The radio advert, broadcast earlier this year, started with the sound of a stomach rumbling. A male actor asked: ‘Was that your stomach’, to which the female actor replied: ‘Yep, let’s grab a sandwich’. A voiceover said: ‘That feeling when your stomach tells you it’s lunchtime’.
The girl took a drink and said: ‘That’s better’. The advert finished with a voiceover of ‘Coca-Cola, Taste the Feeling’.
Australia’s Advertising Standards Board ruled that the overall impression was that the Coke or a cola beverage was consumed for lunch; and gave an impression that Coke was a suitable substitute for lunch. Therefore, it deemed that it undermined the promotion of a healthy balanced diet, and portrayed the beverage as a meal substitute.
Was there a sandwich or not?
Coca-Cola South Pacific said the ‘clear emphasis’ of the ad was on an entire lunchtime meal – that of a sandwich and a drink – and it had believed the commercial complied with all elements of the Code.
It says the mention of a sandwich made it clear there was food involved.
“We do not think the average listener would associate the sound of a fizzy drink being opened and the word “Coke” announced as making a suggestion that hunger pains will be solved with a Coke rather than a healthy balanced diet, especially when “grabbing a sandwich” was clearly communicated.
“The intention of the commercial, as part of the ‘Moments’ campaign, is to connect drinking a Coca-Cola with the lunch time meal. There is no intention that Coca-Cola be the only thing consumed at lunch time or a substitute for a meal, and in our opinion do not believe that such can be drawn from what is heard on the commercial.”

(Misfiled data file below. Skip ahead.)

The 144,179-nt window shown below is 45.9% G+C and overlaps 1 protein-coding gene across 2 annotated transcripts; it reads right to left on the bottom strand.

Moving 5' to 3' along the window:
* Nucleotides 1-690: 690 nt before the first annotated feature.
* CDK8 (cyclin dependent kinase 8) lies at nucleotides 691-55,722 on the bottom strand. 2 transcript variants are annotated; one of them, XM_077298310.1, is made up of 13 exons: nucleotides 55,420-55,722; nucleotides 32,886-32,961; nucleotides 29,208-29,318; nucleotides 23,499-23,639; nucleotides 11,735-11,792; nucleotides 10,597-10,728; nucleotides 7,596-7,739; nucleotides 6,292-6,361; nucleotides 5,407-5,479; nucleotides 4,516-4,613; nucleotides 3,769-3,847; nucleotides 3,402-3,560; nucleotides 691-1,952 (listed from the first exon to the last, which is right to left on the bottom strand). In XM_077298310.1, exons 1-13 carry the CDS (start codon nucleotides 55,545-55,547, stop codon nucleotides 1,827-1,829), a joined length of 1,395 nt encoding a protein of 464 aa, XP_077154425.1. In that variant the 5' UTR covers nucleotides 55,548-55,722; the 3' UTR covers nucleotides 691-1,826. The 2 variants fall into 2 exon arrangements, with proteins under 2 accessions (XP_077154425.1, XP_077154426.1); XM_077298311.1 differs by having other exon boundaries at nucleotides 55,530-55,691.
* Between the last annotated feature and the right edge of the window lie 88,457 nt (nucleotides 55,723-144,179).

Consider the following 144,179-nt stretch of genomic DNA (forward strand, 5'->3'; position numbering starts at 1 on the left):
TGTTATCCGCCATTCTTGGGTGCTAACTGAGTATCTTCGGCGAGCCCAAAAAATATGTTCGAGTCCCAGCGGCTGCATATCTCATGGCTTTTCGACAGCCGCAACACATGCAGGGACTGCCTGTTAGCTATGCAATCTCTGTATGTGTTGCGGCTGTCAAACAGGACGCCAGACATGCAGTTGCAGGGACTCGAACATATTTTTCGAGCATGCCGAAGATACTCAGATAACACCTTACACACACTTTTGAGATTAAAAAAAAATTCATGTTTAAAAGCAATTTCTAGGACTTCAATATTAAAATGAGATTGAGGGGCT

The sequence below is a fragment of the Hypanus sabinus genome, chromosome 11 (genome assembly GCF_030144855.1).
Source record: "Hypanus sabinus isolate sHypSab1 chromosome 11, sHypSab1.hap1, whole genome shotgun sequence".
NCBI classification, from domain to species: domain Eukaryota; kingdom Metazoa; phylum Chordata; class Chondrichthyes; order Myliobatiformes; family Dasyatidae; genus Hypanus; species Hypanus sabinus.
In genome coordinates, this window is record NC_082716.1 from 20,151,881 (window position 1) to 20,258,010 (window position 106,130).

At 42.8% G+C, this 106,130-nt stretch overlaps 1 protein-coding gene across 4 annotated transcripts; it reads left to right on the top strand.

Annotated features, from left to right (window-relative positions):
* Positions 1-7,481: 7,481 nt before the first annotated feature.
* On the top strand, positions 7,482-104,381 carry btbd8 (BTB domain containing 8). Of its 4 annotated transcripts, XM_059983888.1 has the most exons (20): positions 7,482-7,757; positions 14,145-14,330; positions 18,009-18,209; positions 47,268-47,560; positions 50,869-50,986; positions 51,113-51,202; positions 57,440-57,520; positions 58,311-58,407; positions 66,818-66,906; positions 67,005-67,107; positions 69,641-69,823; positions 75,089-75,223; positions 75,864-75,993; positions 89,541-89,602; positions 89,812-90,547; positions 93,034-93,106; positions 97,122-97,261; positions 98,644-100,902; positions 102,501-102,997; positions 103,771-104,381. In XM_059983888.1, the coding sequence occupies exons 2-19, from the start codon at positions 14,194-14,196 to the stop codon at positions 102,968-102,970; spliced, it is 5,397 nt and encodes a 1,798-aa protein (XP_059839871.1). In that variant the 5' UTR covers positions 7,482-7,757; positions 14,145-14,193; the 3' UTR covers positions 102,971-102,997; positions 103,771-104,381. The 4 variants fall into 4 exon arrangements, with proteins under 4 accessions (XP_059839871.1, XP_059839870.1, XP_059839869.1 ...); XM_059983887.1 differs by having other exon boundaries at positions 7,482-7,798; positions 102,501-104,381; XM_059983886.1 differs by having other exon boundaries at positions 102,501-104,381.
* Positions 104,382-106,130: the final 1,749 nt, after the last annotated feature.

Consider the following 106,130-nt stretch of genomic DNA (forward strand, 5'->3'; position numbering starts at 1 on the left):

It adds the advert ‘in no way encourages over consumption of any of our products'. It notes also that Coca-Cola comes in four varieties: Coca-Cola Classic, Coca-Cola with Stevia, Diet Coke and Coke No Sugar (the latter three being either no or low calorie beverages).
No longer on air
The Board noted the advertisement could be considered unclear about whether the Coke was a replacement for the sandwich, or consumed together with the sandwich.
It decided the overall impression was that the Coke had been consumed as a replacement for lunch and therefore the ad portrays the beverage as a suitable substitute for lunch.
In response to the ruling, a statement from Coca-Cola South Pacific confirms the radio ad is no longer running and that it will not be re-broadcast in the future.
“We respect, and have taken on board the findings of The Board’s decision, which will allow us to make positive adjustments to the campaign going forward.”
Section 2.8 of the AANA Food and Beverages Advertising and Marketing Communications Code states: “Advertising or Marketing Communications for Food and/or Beverage Products not intended or suitable as substitutes for meals shall not portray them as such.”
Section 2.2: “Advertising or Marketing Communications for Food or Beverage Products shall not undermine the importance of healthy or active lifestyles nor the promotion of healthy balanced diets, or encourage what would reasonably be considered as excess consumption through the representation of product/s or portion sizes disproportionate to the setting/s portrayed or by means otherwise regarded as contrary to Prevailing Community Standards.”